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Dyspepsia: a common but highly treatable condition

Elaine Cockram
RGN BSc(Hons)
Nurse Practitioner
Lead Nurse
Edgware Walk-in Centre and Urgent Treatment Centre

Dyspepsia is a very common ailment within the general population. It has a prevalence of between 23% and 41%, yet only about a quarter of sufferers will consult their GP.(1) This means that a large proportion of symptomatic individuals in the community are either putting up with their symptoms or probably treating themselves with simple antacids and other remedies purchased over the counter from chemists and shops. Nurses can expect to encounter these symptomatic patients within their clinical settings and must be prepared to give necessary treatment and advice.


What is dyspepsia?
Dyspepsia, indigestion and heartburn are broad terms often used by patients to describe pain or discomfort that arises in the upper gastrointestinal tract. The pain may be located anywhere from the epigastrium to the throat, and it characteristically worsens with stooping, lying down and food intake. The pain is often described as a "burning sensation" and is relieved by antacids. Other symptoms include waterbrash (mouth fills with saliva), nocturnal cough or wheeze, nausea, vomiting or regurgitation. It is important to determine the severity of the symptoms and to what extent they are affecting daily life.
Most dyspeptic symptoms emanate from their oesophagus, stomach or duodenum. The symptoms may be due to oesophagitis, gastritis, a duodenal ulcer, duodenitis, bile reflux, a hiatus hernia, gastric ulcer or gastric cancer.(2) Dyspepsia can be classified as:(3,4)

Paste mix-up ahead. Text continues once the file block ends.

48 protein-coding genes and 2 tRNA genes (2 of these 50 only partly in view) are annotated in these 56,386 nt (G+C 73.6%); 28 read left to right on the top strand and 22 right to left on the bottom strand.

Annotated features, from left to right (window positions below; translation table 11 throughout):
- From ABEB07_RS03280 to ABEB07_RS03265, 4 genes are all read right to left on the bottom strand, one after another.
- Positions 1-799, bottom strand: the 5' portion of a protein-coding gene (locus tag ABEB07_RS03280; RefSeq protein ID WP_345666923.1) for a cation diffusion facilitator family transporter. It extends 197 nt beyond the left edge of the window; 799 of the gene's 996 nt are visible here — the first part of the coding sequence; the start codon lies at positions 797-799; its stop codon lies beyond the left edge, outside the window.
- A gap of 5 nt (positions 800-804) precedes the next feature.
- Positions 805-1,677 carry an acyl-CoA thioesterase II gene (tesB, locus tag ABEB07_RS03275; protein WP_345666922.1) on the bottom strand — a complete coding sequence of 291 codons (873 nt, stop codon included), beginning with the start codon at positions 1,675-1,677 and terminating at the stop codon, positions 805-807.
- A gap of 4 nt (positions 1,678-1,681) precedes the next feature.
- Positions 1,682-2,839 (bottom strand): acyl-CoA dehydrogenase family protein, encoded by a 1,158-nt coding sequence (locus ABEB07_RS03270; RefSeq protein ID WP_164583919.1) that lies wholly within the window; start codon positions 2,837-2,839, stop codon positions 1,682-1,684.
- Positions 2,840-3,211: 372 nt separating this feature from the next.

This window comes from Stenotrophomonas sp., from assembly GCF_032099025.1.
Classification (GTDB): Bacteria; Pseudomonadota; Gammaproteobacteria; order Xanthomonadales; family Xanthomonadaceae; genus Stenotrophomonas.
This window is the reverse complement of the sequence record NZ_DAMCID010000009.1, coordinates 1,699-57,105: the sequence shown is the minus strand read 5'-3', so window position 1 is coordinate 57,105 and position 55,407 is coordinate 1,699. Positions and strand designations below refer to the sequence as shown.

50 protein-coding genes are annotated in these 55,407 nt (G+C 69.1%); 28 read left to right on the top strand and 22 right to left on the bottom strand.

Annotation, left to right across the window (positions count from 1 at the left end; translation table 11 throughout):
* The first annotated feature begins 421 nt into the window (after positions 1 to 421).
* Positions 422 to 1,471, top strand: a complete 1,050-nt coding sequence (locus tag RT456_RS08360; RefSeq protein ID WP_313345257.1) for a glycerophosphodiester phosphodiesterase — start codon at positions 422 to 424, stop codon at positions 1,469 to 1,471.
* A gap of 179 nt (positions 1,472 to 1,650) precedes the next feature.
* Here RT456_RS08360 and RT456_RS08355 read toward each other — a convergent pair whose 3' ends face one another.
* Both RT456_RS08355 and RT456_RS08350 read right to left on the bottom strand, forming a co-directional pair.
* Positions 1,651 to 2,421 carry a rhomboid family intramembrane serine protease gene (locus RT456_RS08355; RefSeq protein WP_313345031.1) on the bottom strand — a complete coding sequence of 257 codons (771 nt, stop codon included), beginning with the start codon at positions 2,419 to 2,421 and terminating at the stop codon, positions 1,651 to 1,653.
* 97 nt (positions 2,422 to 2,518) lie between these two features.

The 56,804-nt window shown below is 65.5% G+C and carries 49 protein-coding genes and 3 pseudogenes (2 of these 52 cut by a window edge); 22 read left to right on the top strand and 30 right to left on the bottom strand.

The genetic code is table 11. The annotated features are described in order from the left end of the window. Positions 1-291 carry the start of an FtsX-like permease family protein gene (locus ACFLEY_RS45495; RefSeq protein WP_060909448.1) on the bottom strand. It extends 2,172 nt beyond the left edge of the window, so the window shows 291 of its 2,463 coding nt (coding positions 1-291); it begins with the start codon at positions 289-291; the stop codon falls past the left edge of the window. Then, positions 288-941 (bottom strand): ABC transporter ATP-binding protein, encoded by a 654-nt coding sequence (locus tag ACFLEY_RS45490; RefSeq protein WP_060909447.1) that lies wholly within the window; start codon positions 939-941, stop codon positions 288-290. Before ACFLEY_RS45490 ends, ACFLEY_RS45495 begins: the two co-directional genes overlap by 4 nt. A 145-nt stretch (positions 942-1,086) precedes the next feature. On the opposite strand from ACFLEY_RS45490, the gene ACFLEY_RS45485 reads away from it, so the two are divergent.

Ulcer-like dyspepsia - pain related to the stomach area. Characteristics include:

  • Pain relieved by antacids.
  • Pain experienced before meals or when hungry.
  • Pain is periodic (pain-free intervals of weeks).
  • Nighttime pain (disturbs sleep).

Reflux-like dyspepsia - symptoms tend to be retrosternal and may be accompanied by regurgitation of acid. Characteristics include:

  • Discomfort on stooping.
  • Pain after large meals.
  • Pain when lying flat.
  • Nonspecific nausea or excessive belching.
  • Waterbrash (oesophageal inflammation may cause sudden brisk salivation).

Dysmotility-like dyspepsia - will have symptoms of bloating and bowel dysfunction due to delayed gastric emptying. Characteristics include:

  • Nausea or vomiting.
  • Hunger followed by early satiety.
  • Epigastric heaviness aggravated by food or milk.
  • Discomfort often relieved by belching.
  • Abdominal fullness, bloatedness and distension.
  • Diffuse, often severe pain.

Idiopathic dyspepsia - encompasses conditions that do not fit well into any of the other three categories.
What to consider when taking a history
The challenge in taking a history is to distinguish those few patients with potentially serious problems from the majority who have no specific treatable problem or diagnosis. To make a competent assessment for patients with dyspepsia it is important to glean information about the site and character of the pain and any aggravating or relieving factors. Anxieties the person may have about the significance of symptoms should also be addressed
Epigastric pain is likely to be of a gastroduodenal or biliary origin, whereas central abdominal pain is probably due to involvement of the small intestine.(2)
In the case study, my patient did not have acid reflux, where stomach contents are regurgitated into the oesophagus. Acid reflux may occur alone or be associated with a hiatus hernia; in each case the cause is an incompetent cardiac sphincter. Reflux of gastric acid into the oesophagus causes inflammation of the lower oesophagus. Pain when bending or stooping would indicate a hiatus hernia.